The Longdogs

The Longdogs
Willy, Harley (back center), and Gretchen

Whooping Cranes and Granger Lake COE Parks-Texas

Yesterday was a really great day.  I headed up to San Marcos to meet my friend Birdie.  After a fairly quick breakfast at Cracker Barrel, we headed towards Austin and caught the Tollway Bypass on our way to Granger Lake.  As her nickname indicates, Birdie is very "into" birding and she had heard about whooping crane sitings at Granger Lake.  Coastal Texas is the winter headquarters for the endangered whooping cranes who were down to a population of about 20 a number of years ago but now number somewhere around 300 which is still pretty small for the whole country.  Here is Birdie setting up her telescope.  We were thrilled to see SIX whooping cranes.  One group of three looked like a family with a cinnamon looking youngster and two adults.  The other three were unmated males according to my expert.

Although we could see them very clearly with Birdie's big telescope and binoculars, you are just going to have to take my word that they are on the shore in this picture as my camera just couldn't get a clear shot that far away.  You may see some white specs on the sandbar on the right side of the photo.  There were six pelicans there.

During our visit around the lake, we also saw 3 Great Blue Herons, 1 Great Egret, and 4 Double Crested Cormorants in addition to American Wigeons, several Gull species, and Coots, Malards, and another type of ducks.  Birdwise, it was a pretty good day!

The entire shoreline of Granger Lake is either a wildlife area (4 different ones) or a Corp of Engineer park (3 different ones).  We saw the whooping cranes while we were right next to the south end of the dam so they were on the shore of the Sore Finger or San Gabriel Wildlife areas.  First we visited the COE Hdqtrs and checked out the historical marker in front of it.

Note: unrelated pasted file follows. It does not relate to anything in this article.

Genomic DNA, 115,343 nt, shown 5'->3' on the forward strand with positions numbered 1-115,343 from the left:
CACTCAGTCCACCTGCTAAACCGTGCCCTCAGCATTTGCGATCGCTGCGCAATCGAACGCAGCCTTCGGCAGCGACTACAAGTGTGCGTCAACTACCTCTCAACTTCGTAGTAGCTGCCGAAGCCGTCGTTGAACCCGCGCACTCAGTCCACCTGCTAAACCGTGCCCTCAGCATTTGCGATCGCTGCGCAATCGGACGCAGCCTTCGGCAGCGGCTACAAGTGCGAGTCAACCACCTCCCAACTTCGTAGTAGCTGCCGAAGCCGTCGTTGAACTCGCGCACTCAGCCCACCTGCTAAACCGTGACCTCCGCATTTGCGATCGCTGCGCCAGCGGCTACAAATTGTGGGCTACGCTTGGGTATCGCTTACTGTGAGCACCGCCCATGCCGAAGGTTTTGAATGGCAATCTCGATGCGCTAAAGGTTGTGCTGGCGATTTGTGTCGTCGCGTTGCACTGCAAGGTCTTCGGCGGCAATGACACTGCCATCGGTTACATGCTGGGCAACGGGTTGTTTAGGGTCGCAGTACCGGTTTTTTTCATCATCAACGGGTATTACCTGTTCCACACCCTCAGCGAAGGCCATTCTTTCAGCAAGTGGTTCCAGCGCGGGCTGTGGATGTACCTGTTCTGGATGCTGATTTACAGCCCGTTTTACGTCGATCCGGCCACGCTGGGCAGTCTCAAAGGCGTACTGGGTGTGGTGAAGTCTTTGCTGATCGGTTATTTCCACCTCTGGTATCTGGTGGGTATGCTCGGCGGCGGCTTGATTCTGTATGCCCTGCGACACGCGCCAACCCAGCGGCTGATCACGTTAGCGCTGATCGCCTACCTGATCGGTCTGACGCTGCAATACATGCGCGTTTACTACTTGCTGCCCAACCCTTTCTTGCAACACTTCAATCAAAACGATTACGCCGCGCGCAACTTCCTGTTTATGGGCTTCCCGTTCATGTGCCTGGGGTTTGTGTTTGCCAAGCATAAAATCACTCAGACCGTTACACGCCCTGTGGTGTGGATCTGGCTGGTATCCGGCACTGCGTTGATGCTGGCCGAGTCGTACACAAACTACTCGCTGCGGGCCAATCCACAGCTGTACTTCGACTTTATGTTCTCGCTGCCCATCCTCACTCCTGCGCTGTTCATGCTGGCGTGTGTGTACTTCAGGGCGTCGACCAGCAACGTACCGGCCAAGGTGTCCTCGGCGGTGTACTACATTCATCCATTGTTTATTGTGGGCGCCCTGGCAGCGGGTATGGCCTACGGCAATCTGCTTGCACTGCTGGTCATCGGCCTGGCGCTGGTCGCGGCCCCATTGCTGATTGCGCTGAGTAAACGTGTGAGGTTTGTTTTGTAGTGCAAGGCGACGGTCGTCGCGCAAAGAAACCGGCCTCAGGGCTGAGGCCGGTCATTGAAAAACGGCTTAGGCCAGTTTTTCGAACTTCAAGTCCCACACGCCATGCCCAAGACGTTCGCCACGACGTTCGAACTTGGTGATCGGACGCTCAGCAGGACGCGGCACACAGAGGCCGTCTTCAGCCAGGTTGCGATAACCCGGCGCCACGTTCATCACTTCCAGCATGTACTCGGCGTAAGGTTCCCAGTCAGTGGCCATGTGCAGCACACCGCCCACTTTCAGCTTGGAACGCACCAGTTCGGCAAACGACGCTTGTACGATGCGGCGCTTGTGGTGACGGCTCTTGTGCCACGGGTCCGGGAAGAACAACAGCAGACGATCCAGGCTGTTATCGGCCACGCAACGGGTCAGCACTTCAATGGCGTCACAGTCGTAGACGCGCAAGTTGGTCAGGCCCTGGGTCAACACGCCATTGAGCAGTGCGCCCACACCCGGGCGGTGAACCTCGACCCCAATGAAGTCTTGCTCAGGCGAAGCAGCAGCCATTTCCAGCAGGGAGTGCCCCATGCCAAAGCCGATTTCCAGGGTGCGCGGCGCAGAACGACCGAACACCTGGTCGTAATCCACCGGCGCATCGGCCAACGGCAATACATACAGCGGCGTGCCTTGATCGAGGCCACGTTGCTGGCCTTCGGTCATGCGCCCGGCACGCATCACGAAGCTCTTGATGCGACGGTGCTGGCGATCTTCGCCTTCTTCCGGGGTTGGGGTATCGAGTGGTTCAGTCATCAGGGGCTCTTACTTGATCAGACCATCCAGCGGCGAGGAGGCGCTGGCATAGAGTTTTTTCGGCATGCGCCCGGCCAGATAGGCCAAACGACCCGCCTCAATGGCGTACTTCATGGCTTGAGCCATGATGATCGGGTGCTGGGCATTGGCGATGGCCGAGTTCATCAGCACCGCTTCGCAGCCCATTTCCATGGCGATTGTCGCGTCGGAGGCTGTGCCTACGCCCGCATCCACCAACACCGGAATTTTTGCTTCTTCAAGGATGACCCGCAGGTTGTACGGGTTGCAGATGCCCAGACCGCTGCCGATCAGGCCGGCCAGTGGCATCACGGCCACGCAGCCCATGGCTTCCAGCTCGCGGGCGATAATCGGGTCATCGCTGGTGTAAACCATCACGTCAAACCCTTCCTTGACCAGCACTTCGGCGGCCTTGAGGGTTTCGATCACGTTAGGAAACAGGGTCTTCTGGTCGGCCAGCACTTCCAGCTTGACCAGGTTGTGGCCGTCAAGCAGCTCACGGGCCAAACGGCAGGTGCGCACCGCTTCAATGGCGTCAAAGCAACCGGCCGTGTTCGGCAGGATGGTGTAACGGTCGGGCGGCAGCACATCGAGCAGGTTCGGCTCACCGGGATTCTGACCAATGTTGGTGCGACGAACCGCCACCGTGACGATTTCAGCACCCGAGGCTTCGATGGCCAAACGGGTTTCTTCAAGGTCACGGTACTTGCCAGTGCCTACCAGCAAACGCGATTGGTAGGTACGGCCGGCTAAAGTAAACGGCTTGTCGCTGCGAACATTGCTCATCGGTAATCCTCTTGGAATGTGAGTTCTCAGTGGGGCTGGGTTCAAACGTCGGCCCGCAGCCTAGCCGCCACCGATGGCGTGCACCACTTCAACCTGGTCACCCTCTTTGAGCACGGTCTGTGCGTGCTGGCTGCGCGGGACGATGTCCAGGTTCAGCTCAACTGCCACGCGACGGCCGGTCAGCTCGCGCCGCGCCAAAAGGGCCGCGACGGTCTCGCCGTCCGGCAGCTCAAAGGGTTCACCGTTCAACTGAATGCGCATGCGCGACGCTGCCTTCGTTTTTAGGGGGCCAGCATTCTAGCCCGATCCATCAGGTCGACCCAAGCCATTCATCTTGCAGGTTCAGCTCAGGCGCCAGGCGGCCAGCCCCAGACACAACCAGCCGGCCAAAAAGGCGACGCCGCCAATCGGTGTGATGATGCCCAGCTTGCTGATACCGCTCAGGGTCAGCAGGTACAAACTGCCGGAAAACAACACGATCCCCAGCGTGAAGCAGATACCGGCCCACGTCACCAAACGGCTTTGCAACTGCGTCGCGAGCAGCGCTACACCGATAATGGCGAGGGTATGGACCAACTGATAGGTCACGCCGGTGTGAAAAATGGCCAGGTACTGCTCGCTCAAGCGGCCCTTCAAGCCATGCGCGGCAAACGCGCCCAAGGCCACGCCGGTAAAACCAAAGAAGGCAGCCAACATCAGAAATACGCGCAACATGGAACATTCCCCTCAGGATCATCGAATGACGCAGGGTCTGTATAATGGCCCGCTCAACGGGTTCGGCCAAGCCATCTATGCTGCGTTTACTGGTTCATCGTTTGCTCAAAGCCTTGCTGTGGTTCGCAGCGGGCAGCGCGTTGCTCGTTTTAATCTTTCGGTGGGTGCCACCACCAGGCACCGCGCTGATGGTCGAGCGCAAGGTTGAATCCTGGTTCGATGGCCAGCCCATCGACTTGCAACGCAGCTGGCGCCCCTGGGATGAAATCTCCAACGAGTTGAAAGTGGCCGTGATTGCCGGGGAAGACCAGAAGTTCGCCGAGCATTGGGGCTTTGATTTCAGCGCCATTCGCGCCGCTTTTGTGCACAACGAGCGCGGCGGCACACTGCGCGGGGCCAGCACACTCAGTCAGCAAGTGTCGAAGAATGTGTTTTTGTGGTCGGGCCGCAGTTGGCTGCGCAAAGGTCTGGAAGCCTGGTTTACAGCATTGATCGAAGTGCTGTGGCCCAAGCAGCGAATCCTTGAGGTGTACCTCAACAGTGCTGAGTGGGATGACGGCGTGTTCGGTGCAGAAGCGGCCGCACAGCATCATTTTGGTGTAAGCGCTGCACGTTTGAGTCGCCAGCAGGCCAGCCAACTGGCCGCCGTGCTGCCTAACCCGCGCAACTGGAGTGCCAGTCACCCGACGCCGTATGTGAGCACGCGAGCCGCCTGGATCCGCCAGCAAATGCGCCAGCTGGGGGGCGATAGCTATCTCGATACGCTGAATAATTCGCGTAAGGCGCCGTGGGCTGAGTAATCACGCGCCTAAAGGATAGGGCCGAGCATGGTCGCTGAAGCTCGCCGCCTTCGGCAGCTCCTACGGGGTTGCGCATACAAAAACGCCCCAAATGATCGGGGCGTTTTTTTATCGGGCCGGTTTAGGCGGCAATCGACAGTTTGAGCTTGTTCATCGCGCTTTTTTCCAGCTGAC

The largest of the COE parks, Wilson H. Fox Park is currently closed for renovation work and is scheduled to reopen in April.  We got to check out Taylor Park and Willis Creek Park.

The sites are nice with paved surfaces, a great picnic table cover, water and 30 Amp electric.

The only downside was that the water views were obstructed by a lot of underbrush but there was a good hiking trail down below.
 We took a little path down from this site to get to the hiking path and found....

these great views with lots of birds on the water.

Due to the droughts in Texas, the lake levels are low and many boat launches are unusable but the one at Taylor is open.  There is also a dump station in the park, restrooms, and a playground.  Rates are $18-22 (1/2 for National Park pass Golden Age/Seniors).

We also drove around to visit Willis Creek Park.  We liked the layout of Taylor Park a little better but found a hidden, not advertised benefit at Willis Creek--4 of the sites have sewer connections!  ($22 for these or half off that for seniors with the park pass).

After 1 Oct, you can stay 14 days at the COE parks and then get extensions so staying all winter is definitely possible.

All in all, we couldn't have asked for a better day.  Hope you enjoyed riding along!


  1. I would have had to write most of those bird species down to remember what to blog about. Cool that you got to see Whooping Cranes! Sounds like a very nice day out. Thanks for the report back on the parks too.

  2. Great day indeed, thanks for sharing.

    Whose red HHR, our tow car is a gold colored one.

  3. Great pics! I used to live in Austin for many years and know Granger Lake but saw it in a new way through your photos. Thank you.

  4. Hello again - on my blog you left the following comment...

    "You may be interested in this website. A fellow blogger and author was just interviewed on it."

    But the website didn't come through. I am definitely interested. Can you please leave another comment or email me? Thanks!


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